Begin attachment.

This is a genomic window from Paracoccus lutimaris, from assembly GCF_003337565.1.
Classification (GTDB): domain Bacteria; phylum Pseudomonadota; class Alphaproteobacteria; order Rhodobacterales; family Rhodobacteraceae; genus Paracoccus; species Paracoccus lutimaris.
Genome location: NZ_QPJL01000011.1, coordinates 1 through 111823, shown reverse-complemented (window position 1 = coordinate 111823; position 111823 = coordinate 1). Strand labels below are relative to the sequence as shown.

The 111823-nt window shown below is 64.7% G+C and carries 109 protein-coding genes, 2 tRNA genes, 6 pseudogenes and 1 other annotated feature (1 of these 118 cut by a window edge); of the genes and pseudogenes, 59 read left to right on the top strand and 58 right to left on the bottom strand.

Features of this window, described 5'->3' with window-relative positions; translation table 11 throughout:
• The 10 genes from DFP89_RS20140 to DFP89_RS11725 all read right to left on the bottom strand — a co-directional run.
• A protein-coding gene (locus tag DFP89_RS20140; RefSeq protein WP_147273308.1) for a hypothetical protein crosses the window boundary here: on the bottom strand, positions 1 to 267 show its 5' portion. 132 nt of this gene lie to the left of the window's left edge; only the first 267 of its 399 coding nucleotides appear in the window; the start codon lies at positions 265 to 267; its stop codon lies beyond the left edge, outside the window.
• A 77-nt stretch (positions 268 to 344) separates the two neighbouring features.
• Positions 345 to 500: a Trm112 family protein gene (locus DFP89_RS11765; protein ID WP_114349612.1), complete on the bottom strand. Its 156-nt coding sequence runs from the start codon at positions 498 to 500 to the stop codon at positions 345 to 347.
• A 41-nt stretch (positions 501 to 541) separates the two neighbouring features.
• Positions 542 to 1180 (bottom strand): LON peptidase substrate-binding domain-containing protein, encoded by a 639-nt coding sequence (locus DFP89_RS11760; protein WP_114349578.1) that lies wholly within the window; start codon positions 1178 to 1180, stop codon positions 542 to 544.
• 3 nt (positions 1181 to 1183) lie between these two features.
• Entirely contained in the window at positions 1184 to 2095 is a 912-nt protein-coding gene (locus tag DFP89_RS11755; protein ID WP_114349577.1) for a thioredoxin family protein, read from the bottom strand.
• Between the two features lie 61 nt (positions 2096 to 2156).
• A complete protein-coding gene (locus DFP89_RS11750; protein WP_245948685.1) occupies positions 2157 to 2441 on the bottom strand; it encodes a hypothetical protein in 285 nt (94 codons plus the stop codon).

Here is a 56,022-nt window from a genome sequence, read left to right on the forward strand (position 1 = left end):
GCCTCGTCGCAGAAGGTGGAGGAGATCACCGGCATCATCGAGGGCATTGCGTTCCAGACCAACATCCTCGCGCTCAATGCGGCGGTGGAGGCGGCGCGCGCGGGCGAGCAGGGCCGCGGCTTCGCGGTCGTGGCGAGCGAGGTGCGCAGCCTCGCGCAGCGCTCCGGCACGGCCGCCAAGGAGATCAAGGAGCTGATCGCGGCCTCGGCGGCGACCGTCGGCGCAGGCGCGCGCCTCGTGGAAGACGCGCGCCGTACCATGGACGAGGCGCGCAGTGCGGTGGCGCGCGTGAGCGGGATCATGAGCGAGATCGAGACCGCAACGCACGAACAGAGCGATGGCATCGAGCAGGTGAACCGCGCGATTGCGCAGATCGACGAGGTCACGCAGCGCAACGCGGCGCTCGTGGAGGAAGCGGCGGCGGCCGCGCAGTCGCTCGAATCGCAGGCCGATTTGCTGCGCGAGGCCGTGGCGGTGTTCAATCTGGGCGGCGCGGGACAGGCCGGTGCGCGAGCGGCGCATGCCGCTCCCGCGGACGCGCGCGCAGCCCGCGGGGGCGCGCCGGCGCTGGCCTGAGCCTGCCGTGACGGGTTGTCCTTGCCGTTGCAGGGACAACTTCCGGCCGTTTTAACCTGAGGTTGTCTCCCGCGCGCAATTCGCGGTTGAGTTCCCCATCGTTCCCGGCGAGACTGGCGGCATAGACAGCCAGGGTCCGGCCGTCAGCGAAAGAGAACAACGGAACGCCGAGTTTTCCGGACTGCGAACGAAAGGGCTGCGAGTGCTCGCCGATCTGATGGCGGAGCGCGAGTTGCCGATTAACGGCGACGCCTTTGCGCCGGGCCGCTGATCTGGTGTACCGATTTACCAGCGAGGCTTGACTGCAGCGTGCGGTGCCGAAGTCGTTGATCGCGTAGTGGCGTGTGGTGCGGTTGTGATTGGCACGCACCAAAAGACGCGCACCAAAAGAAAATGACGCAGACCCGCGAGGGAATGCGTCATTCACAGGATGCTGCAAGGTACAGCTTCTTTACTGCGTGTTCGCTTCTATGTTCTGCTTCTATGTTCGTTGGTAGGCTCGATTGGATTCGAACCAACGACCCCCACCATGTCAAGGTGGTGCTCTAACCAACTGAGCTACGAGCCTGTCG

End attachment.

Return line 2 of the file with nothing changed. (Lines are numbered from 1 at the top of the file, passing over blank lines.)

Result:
Classification (GTDB): domain Bacteria; phylum Pseudomonadota; class Alphaproteobacteria; order Rhodobacterales; family Rhodobacteraceae; genus Paracoccus; species Paracoccus lutimaris.